Meaning "moral transgression, sin" is from c. 1500; that of "slip of the memory" is 1520s; that of "a falling away from one's faith" is from 1650s.

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slight (adj.)

early 14c., "flat, smooth; hairless," probably from a Scandinavian source akin to Old Norse slettr "smooth, sleek," from Proto-Germanic *slikhtaz (source also of Old Saxon slicht; Low German slicht "smooth, plain common;" Old English -sliht "level," attested in eorðslihtes "level with the ground;" Old Frisian sliucht "smooth, slight," Middle Dutch sleht "even, plain," Old High German sleht, Gothic slaihts "smooth"), probably from a collateral form of PIE *sleig- "to smooth, glide, be muddy," from root *(s)lei- "slimy" (see slime (n.)).

Sense evolution probably is from "smooth" (c. 1300), to "slim, slender; of light texture," hence "not good or strong; insubstantial, trifling, inferior, insignificant" (early 14c.). Meaning "small in amount" is from 1520s. Sense of German cognate schlecht developed from "smooth, plain, simple" to "bad, mean, base," and as it did it was replaced in the original senses by schlicht, a back-formation from schlichten "to smooth, to plane," a derivative of schlecht in the old sense [Klein].

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sleeve (n.)

Old English sliefe (West Saxon), slefe (Mercian) "arm-covering part of a garment," probably literally "that into which the arm slips," from Proto-Germanic *slaubjon (source also of Middle Low German sloven "to dress carelessly," Old High German sloufen "to put on or off"). Related to Old English slefan, sliefan "to slip on (clothes)" and slupan "to slip, glide," from PIE root *sleubh- "to slide, slip."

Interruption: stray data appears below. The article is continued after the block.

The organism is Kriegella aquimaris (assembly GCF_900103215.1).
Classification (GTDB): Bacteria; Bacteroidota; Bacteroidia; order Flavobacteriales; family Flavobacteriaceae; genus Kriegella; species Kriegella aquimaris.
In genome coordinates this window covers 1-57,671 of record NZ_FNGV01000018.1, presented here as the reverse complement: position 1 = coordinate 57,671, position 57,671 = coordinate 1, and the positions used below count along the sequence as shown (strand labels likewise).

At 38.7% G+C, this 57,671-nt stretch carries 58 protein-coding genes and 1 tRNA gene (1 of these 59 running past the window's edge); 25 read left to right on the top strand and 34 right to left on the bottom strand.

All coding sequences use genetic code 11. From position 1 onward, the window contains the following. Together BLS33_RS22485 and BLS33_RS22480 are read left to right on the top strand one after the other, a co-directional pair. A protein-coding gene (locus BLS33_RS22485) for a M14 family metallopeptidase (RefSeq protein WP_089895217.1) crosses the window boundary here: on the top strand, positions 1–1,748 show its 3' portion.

Compare slipper, Old English slefescoh "slipper," slip (n.2) "woman's garment," and expression slip into "dress in." Mechanical sense is attested from 1864. Meaning "the English Channel" translates French La Manche, literally "the sleeve" (from Old French manche "a sleeve," also "a handle," from Latin manicae "long sleeves of a tunic;" see manacle (n.)).

To have something up one's sleeve is recorded from c. 1500 (large sleeves formerly doubled as pockets); to have a card (or ace) up one's sleeve in the figurative sense "have a hidden resource" is from 1863; the cheat itself is mentioned by 1840s. To wear one's heart on (one's) sleeve is from "Othello" (1604).

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skate (n.2)

"an ice-skate, a contrivance for enabling a person to glide swiftly on ice," 1660s, skeates (plural), from Dutch schaats (plural schaatsen), a singular mistaken in English for plural, from Middle Dutch schaetse. The word and the custom were brought to England after the Restoration by exiled followers of Charles II who had taken refuge in Holland.

The Dutch word is perhaps from Old North French escache "a stilt, trestle," related to Old French eschace "stilt" (French échasse), from Frankish *skakkja "stilt" or a similar Germanic source (compare Frisian skatja "stilt"), perhaps literally "thing that shakes or moves fast" and related to root of Old English sceacan "to vibrate" (see shake (v.)). Or perhaps [Klein] the Dutch word is connected to Middle Low German schenke, Old English scanca "leg" (see shank). If the former, the sense alteration in Dutch from "stilt" to "skate" is not clearly traced. The latter theory perhaps is supported by evidence that the original ice skates, up to medieval times, were leg bones of horse, ox, or deer, strapped to the feet with leather strips.

The sense in English was extended to roller-skates by 1876. The meaning "an act of skating" is from 1853. A slightly older word for an ice skate was scrick-shoe (1650s), from Middle Dutch scricschoe, from schricken "to slide."